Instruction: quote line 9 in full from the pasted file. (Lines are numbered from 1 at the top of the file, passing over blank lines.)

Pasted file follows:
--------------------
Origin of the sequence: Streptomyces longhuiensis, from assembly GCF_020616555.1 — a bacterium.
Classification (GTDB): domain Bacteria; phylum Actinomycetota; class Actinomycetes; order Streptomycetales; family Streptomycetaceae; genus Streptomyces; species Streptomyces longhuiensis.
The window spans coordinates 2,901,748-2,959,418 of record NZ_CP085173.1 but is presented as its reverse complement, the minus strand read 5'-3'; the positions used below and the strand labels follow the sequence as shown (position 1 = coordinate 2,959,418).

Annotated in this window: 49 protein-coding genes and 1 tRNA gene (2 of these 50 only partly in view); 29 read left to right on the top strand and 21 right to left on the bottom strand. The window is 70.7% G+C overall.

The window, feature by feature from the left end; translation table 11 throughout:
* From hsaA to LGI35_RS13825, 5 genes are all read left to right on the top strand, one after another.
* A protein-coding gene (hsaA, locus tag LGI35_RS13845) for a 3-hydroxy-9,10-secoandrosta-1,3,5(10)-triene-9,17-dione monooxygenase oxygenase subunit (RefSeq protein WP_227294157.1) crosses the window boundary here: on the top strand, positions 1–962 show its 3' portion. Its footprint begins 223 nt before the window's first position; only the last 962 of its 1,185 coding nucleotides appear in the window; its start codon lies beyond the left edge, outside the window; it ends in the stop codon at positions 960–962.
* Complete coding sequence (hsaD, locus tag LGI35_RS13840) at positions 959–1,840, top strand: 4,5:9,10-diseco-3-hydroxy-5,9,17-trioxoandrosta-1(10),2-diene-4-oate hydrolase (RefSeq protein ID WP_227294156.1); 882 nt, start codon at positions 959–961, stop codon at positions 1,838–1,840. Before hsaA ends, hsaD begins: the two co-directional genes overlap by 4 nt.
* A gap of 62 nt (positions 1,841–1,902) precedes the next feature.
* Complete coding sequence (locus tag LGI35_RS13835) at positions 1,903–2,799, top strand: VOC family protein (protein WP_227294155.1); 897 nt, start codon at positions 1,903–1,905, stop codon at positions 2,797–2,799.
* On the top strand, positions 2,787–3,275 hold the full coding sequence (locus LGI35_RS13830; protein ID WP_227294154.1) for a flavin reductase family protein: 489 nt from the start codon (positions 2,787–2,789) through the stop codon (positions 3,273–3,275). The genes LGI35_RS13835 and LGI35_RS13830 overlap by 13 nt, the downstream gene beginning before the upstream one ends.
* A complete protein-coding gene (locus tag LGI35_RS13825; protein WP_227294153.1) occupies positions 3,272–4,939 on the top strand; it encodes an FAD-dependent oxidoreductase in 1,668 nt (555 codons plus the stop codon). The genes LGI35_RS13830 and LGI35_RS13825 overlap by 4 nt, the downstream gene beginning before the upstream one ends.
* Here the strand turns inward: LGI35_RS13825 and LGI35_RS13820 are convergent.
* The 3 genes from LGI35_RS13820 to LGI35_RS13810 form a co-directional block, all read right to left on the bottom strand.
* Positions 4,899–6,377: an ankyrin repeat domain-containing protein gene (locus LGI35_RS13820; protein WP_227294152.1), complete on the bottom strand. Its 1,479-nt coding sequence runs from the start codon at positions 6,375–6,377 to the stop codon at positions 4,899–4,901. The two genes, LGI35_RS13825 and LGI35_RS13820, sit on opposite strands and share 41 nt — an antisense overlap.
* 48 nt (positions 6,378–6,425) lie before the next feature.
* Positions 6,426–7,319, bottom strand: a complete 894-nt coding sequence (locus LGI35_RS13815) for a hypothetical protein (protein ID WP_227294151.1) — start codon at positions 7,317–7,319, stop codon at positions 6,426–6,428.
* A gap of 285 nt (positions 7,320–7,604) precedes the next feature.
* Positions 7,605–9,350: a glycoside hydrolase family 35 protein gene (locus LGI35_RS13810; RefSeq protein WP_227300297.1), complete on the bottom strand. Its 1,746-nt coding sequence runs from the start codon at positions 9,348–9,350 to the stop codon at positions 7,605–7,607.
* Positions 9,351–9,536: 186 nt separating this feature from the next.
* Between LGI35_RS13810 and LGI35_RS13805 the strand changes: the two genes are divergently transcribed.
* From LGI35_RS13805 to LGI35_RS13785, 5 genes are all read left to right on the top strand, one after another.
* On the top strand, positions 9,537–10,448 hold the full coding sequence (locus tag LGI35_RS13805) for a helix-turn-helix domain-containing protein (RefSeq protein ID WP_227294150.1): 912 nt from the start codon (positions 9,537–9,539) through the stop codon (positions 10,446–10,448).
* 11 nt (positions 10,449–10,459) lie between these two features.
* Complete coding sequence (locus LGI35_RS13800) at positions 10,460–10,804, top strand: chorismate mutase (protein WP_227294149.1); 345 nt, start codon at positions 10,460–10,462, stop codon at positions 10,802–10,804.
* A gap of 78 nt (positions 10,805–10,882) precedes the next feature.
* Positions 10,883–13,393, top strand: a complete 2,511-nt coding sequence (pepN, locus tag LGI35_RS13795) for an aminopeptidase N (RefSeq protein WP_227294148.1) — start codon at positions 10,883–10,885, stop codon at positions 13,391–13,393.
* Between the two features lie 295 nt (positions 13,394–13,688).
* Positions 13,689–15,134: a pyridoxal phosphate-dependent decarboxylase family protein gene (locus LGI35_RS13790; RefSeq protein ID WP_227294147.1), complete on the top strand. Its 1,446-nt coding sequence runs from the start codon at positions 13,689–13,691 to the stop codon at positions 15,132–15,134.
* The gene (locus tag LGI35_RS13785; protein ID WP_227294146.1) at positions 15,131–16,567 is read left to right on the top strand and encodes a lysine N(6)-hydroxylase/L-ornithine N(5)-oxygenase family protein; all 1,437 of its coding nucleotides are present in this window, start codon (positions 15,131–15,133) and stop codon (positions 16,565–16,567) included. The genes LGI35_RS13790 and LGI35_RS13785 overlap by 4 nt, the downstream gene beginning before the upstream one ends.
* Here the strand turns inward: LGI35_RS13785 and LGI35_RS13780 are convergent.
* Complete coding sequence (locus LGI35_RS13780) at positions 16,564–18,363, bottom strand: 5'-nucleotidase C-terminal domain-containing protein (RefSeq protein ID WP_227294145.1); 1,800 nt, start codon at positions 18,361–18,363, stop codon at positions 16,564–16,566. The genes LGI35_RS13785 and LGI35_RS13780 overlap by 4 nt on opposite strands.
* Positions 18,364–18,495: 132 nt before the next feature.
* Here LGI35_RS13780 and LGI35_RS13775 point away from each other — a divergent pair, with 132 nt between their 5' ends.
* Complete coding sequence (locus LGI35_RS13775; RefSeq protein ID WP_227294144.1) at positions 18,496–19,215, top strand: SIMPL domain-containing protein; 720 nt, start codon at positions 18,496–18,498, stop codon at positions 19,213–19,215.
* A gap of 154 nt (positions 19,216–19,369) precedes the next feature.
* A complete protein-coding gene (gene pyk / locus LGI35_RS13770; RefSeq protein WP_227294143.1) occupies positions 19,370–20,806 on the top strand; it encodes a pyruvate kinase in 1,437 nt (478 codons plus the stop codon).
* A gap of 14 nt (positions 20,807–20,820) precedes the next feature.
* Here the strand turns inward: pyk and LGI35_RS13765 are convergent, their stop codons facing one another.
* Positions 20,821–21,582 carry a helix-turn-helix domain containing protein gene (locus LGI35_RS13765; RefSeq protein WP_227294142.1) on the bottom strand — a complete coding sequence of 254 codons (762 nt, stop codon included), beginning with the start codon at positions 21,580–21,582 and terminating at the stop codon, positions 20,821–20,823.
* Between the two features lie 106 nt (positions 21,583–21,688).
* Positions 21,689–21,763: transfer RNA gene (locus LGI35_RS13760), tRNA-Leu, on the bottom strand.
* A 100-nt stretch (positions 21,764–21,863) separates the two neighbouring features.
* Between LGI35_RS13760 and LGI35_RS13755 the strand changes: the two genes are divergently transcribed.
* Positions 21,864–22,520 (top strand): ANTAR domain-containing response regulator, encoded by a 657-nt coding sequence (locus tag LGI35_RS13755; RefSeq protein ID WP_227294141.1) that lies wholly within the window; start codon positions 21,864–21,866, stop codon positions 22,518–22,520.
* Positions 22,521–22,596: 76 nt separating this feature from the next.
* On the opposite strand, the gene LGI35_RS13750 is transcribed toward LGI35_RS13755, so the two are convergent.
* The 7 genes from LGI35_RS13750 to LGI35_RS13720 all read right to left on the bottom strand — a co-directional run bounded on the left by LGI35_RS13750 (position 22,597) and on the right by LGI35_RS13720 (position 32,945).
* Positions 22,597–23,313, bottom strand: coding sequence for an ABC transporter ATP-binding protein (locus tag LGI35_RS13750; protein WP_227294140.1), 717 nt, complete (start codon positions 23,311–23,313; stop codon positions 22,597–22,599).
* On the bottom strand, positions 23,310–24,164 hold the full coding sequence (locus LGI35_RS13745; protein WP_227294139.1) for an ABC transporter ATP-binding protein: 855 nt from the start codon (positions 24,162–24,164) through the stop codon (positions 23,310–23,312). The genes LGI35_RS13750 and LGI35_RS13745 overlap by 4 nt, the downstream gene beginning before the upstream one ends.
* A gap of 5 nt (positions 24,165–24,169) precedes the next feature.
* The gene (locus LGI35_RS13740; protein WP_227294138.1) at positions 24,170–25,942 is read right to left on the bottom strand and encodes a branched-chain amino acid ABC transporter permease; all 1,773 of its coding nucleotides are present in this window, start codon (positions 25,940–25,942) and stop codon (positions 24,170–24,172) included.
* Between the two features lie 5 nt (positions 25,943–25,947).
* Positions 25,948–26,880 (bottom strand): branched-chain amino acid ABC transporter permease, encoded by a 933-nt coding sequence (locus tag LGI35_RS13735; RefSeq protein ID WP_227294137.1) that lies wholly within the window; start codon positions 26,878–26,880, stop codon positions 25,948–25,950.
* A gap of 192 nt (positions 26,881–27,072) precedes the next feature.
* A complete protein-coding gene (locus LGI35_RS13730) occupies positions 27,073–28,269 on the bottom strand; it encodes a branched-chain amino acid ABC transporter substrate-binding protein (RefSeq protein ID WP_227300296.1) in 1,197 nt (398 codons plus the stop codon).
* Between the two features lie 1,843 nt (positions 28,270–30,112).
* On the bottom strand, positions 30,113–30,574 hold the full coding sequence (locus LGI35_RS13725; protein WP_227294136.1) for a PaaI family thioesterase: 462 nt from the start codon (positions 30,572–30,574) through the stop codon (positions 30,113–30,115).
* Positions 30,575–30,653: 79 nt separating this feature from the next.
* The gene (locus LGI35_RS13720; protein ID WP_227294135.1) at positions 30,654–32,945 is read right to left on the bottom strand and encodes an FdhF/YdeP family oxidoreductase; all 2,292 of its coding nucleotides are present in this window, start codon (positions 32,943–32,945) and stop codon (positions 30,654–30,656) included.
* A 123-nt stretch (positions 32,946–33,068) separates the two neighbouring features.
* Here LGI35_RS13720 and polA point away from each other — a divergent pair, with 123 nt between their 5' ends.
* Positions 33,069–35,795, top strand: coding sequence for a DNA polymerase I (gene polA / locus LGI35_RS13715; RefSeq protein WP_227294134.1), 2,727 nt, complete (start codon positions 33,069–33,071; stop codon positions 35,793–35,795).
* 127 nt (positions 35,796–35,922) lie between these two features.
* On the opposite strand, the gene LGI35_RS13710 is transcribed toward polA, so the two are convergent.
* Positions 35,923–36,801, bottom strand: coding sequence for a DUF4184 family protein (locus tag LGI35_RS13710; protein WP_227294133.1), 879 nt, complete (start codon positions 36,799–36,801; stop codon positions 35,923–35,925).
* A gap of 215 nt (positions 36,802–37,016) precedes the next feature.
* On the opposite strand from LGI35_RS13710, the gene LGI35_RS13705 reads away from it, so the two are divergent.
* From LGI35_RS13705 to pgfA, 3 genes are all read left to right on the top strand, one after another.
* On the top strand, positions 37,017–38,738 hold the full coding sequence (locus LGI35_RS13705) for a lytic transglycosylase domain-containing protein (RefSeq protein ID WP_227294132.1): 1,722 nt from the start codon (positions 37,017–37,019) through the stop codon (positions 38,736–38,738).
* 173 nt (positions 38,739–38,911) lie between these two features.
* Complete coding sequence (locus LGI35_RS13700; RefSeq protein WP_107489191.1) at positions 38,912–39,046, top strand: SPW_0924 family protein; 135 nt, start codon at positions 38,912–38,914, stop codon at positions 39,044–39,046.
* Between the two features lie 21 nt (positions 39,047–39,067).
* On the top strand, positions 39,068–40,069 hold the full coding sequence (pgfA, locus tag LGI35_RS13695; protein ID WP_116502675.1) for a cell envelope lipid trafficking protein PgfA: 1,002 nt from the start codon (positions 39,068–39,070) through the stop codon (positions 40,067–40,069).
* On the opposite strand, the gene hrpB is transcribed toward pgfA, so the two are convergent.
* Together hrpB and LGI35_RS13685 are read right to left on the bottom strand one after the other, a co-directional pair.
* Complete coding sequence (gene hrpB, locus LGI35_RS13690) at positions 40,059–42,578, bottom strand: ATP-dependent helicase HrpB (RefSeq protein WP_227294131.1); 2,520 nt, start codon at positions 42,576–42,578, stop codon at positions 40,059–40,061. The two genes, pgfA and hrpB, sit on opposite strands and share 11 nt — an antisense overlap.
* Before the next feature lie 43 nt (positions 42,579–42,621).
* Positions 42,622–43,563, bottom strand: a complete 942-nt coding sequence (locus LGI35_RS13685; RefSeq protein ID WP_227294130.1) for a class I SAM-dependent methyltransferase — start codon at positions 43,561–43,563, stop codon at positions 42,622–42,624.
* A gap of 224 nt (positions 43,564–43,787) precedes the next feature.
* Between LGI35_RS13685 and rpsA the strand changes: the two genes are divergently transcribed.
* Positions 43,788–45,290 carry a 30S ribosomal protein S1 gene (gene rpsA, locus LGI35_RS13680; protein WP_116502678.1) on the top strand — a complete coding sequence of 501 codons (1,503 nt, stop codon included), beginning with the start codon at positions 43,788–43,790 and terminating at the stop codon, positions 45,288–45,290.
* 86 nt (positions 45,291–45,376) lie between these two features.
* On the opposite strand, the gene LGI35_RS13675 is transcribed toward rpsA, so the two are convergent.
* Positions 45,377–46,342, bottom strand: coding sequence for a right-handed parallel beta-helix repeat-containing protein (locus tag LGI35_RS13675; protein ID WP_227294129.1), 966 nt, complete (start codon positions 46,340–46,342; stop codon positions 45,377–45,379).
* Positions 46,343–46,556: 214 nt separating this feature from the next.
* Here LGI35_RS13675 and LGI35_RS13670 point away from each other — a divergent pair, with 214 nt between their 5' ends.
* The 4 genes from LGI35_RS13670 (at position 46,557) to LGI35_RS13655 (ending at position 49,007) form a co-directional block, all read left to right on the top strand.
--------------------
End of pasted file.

* A gap of 62 nt (positions 1,841–1,902) precedes the next feature.